My Darling Clementine (1946)

Arizona, 1881. Young James Earp (Don Garner) lies stricken, face down in the mud, twin shotgun shells buried deep in his spine. The fire's been doused by torrential rain, which keeps on coming. An unwashed cooking pot stands neglected, filling up with water. The Earps' scrawny herd has disappeared, rustled by the killer and his posse, leaving the range completely deserted but for the returning brothers appearing over the horizon. Stooped inside their slickers and peering out into the night, these three men are entirely unaware of the tragedy that awaits them. Their kid sibling, slain at 18. He'll never get to give his girl the gold trinket he's been saving up for.

On finding James's body, Wyatt Earp (Henry Fonda), former marshal to Dodge City turned cowpoke, heads straight back to Tombstone and accepts the mayor's offer of a job after all. Pinning on the tin star once more means that Earp is able to pursue a personal investigation into the murder through public office, with surviving brothers Morgan (Ward Bond) and Virgil (Tim Holt) sworn in as deputies. His motive becomes a mission to bring order and civilisation to this “rough lookin' country” so that “kids will be able to grow up and live safe.” He's already had his own wild trail beard shaved off, kicked a meddlesome drunken Indian off the land (ahem) and put Mexican good-time girl Chihuahua (Linda Darnell) in her place - the horse trough. Next on his agenda is the town's unofficial lawman, the enigmatic man in black Doc Holliday (Victor Mature). Riddled with tuberculosis, bitter self-loathing and decadent Eastern manners and culture, this Doc is sick and determined to drink himself to death. He sneers and tosses a shot glass on seeing his reflection in the frame of his diploma, smashing it to pieces, and later fails in an attempted operation to save Chihuahua from a nasty bullet wound. “A man could almost follow your trail from graveyard to graveyard,” observes Wyatt and the remark proves prophetic – it'll end in Doc's own. Their battle for supremacy forms the core of John Ford's film – the run-ins with Walter Brennan's degenerate Clanton clan only really serving as bookends. Earp and Holliday end up forming a kind of coalition government, built on the consensus that the centre must be protected from extremists like the bull whip-wielding Old Man Clanton so that the civilised values they share may be allowed to flourish and prosper.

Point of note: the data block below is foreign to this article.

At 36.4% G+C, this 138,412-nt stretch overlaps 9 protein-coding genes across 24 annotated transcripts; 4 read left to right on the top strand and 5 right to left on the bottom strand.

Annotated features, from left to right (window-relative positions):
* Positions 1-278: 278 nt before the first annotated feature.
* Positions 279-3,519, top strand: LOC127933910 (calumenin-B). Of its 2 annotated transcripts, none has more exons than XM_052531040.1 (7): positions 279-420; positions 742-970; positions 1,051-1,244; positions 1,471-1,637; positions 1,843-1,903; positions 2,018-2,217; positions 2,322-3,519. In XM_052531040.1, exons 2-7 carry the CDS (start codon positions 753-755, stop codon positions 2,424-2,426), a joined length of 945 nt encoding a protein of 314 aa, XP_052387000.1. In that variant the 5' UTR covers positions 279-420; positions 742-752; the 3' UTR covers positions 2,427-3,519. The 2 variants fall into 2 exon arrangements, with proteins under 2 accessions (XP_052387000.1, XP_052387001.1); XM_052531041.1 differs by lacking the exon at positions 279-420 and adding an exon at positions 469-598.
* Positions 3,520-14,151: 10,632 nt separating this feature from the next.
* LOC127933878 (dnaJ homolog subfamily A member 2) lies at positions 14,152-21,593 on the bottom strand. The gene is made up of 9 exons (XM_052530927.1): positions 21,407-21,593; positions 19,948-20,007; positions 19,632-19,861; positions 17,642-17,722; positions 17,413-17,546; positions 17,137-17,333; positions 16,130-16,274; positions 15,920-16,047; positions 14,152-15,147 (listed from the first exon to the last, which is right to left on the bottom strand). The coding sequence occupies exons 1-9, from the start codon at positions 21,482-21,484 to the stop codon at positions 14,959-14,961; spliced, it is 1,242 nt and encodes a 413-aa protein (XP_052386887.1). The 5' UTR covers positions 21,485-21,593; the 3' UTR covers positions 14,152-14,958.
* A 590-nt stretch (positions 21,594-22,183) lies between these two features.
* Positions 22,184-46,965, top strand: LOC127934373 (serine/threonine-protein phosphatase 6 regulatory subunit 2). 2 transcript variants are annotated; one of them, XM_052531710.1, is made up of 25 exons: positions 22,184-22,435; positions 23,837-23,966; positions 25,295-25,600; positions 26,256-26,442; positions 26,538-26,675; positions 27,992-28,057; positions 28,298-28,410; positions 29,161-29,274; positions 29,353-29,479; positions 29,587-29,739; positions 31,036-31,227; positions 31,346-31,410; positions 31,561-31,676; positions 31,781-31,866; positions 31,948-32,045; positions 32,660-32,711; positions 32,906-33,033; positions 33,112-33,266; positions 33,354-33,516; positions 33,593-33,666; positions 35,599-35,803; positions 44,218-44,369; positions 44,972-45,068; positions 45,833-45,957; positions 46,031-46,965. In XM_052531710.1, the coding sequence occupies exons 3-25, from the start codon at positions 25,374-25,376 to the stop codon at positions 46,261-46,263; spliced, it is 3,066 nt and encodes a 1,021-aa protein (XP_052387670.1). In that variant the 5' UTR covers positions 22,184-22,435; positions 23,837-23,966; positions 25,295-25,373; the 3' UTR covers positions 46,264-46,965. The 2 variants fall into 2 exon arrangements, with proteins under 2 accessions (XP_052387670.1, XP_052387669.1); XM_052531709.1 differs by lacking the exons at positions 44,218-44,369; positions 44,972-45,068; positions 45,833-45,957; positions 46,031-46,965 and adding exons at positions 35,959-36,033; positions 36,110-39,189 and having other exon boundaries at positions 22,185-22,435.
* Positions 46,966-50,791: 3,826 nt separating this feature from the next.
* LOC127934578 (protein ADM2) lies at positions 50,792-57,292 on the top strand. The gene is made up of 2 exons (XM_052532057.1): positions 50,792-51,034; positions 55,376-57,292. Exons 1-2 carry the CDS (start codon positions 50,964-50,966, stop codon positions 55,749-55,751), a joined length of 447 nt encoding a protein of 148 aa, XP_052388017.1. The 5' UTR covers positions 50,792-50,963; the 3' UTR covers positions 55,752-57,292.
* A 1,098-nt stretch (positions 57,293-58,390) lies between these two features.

And sure enough they succeed, even if the gunfight at the O.K. Corral means Doc's last stand. A new church is under construction with the scent of fresh-cut lumber in the air, the pioneering Bon Ton Tonsorial Parlor is doing a roaring trade in honeysuckle blossom cologne (“Sweet smellin' stuff!”) and the unspoiled Clementine Carter (Cathy Downs), having battled her way through every mining town and cow camp between here and Boston only to be scorned by Holliday, has settled in and intends to set up a school. You can even hear Shakespeare in Tombstone, so long as that “eminent actor" and "sterling tragedian” Granville Thorndyke (Alan Mowbray) happens to be holding court, back by popular demand at the Bird Cage theatre or held hostage by “tavern louts” at the local saloon. Doc's even had Mac the bartender (J. Farrell MacDonald) serving up champagne, if you can believe it. With the Clantons wiped out and Doc and Chihuahua gone, the West is won, Wyatt's mission is complete and James Earp can rest in peace.

“I knew Wyatt Earp... and he told me about the fight at the O.K. Corral. So we did it exactly the way it had been,” said director Ford in typically matter-of-fact fashion. This famous historical episode has been re-enacted many times on screen but never better than here and, really, how many directors could lay claim to that level of expert, eye-witness testimony, even if Ford and screenwriters Samuel G. Engel, Sam Hellman and Winston Miller did take a few liberties with the truth? Apparently Ford met the real Earp (1848-1929) during the silent era when he was working as a prop boy on the same Western the great gunslinger was advising on - the young Ford plying Earp with fresh coffee to get the facts about the shoot-out. Though the real-time reconstruction of it in My Darling Clementine is impressively handled, it's the film's topical subtext that would have resonated most with audiences upon its release in 1946, as Peter Biskind explains:

“While the relation of films to their immediate historical context is often oblique, here it is not. Earp is the ex-marshal of Dodge City. Like returning GI's, he has put down the gun in favour of pacific pursuits. He finds, however, that he has been premature, that before Tombstone (read, the home front) can be made safe for kids (read, democracy), he has to pick up the gun once again, in much the same way that both corporate liberals and conservatives alike basically agreed on the necessity of remilitarising America for the Cold War.”

Fonda, fresh out of the US Navy, was thus the perfect choice to add authenticity to this most all-American of roles. Here he is in one of my favourite exchanges from a brilliant movie:

Wyatt: “Mac, you ever been in love?”
Mac: “No. I've been a bartender all my life.”

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